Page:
[llvm-dev] A thought to improve IPRA
vivek pandya via llvm-dev
llvm-dev at lists.llvm.org
Thu Jul 28 12:59:02 PDT 2016
I have been working on PGO driven IPRA and I want to measure if this help
to reduce execution time. So as mentioned earlier the idea is to make cold
function register usage free i.e saving and restoring all used register by
such cold function so caller of that function will have more free
registers. So here I am changing standard callee saved registers set to a
set which will be decided dynamically based on the actual register usage.
I am facing few problems to get this working:
1 ) While generating CFI for such function it requires to map Dwarf
register to LLVM register and even if we force LLVM to use Dwarf register
number for CFI then also it will be wrong for some register for which
currently we don't have such mapping for example R8D register on X86 (when
dealing with actual register usage info we may have such case where R8D is
To fix this I tried to filter the functions which will be optimized by
putting a constraints that it should have attribute NoUnwind but that does
not help. Is it possible to disable CFI generation?
2) R8D is a 48 bit register but pushing and popping such register is not
allowed and current implementation for CalleeSaved Register also uses
either 64 bit or 32 bit version of X86 instruction according to target. So
here I think it may be good to push/pop R8 for R8D (i.e I don't want to
change current implementation which inserts MI for CSR) for that I need to
find biggest register for which given register is alias like R8 has R8D as
alias. How can I find that?
I tried to use getMatchingSuperReg(unsigned Reg, unsigned SubIdx, const
TargetRegisterClass *RC) but here I don't know what will be SubIdx for
given Reg in given RC.
So for example if a function which should be optimized for above
optimization is having following set of clobbered registers:
R8D,R8, ECX, EAX, RAX, ESI It should push/pop R8, RCX, RAX, RSI.
On Sat, Jul 9, 2016 at 12:26 AM, vivek pandya <vivekvpandya at gmail.com>
> On Sat, Jul 9, 2016 at 12:18 AM, Mehdi Amini <mehdi.amini at apple.com>
>> On Jul 8, 2016, at 11:41 AM, vivek pandya <vivekvpandya at gmail.com> wrote:
>> On Fri, Jul 8, 2016 at 11:46 PM, Mehdi Amini <mehdi.amini at apple.com>
>>> On Jul 8, 2016, at 11:12 AM, vivek pandya <vivekvpandya at gmail.com>
>>> Hello LLVM Developers,
>>> I have a thought to improve IPRA and I would like summaries discussion
>>> on IRC regarding that so we can develop an idea out of that if it really
>>> So idea is to have more callee saved registers at infrequently called
>>> leaf procedures and try provide more registers to procedures which are in
>>> upper region of the call graph. But as pointed out by Quentin this
>>> optimization may help in context of "true" IPRA but in our case we may not
>>> require this. But I think that it can improve performance in current IPRA.
>>> I explain both arguments ( Quentin's and mine) with following example.
>>> Consider following call sequence A->B->C , here C is very less time
>>> called leaf procedure while A is called frequently and B may call C based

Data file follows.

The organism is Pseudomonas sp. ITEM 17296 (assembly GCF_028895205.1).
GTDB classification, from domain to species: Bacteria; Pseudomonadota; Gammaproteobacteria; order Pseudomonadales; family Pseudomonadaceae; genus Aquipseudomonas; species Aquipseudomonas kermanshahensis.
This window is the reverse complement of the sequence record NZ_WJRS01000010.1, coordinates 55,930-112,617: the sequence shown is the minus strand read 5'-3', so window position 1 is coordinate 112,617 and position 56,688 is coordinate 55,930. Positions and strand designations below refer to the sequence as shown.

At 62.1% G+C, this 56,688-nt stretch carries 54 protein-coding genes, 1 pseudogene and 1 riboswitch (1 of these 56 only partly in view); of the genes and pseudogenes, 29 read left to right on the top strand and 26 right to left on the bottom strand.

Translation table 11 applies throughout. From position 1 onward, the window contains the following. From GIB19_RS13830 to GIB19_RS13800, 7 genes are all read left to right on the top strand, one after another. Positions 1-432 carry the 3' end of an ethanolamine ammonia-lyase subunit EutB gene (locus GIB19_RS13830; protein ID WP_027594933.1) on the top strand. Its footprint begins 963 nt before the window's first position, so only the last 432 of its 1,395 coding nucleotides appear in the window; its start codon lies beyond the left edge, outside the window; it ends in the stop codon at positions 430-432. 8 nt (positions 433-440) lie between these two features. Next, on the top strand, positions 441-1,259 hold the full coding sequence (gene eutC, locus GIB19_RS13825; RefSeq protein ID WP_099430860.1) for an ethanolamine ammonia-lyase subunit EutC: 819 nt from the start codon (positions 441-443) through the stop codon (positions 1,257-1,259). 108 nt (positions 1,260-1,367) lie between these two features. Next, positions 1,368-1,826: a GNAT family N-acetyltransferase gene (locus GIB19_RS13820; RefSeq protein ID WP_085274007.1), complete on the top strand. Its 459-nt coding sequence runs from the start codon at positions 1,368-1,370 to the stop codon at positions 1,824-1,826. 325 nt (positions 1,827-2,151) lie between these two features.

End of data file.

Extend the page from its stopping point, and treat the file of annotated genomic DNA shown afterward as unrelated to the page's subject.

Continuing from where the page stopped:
>>> on some condition now while propagating actual register usage information
>>> from C to A we almost clobbered most of the registers so in this case as
>>> per Quentin's point we does not hurt the performance as we fall back to CC
>>> but I think we can improve the performance as follows:
>>> If we mark every register preserved by C (i.e having more spill reloads
>>> at procedure entry and exit ) and if this can help at A. Suppose A
>>> requires more number of distinct registers than CC can provide and if not
>>> provided it will spill variables to memory. Now if we can provide more
>>> registers at A by having more spills at C then we can save spill at A which
>>> can be beneficial because A is frequently called but C is less frequently
>>> called and thus reducing total number of spill/restore in program execution.
>>> However again effect of this optimization will be limited by the scope
>>> of current IPRA (i.e one Module only) because we can' really propagate the
>>> details about more callee saved registers to caller which is defined in
>>> other module, but still it may helpful.
>>> Any thoughts on this ?
>>> I think it is interesting, have you considered:
>>> - the code size impact? (C will have a lot of spills)
>> Yes, this needs to be address with some heuristics based on call
>> frequency to C and no of clobbers it has. Also can we say that a function
>> which does not have any kind of call instruction in it's body will have
>> less clobbers ?
>> I am not sure what you mean.
> A function which may do lots of computation but does not required to call
> any other function may not have too many simultaneous live ranges thus
> with very few registers it can be compiled.
>> - what if C is cold but all (most) of its call sites are located in
>>> different modules?
>> Can we user Uses to get no of call site in current module and based on
>> that we decide to optimize? Again some heuristics .
>> Of course, but what I’m mentioning is exactly what does not work with
>> - an alternative approach where we would break the CGSCC ordering to
>>> codegen B and A before C, so we would be able to spill minimally when
>>> performing the codegen for C?
>> Do you here mean marking all preserve for C while code gen for B and then
>> when we come to C (top-down) we may avoid some spills if C can use regs
>> which are not really used by B?
>> Yes, but it may be harder to implement for not much gain after all.
>> Also this can be applied to a function which is less frequently called
>> and which may not be a leaf function. It may help.
>> Sure, you can just refer to this as “PGO driven IPRA”.
> Ok I will look into this.
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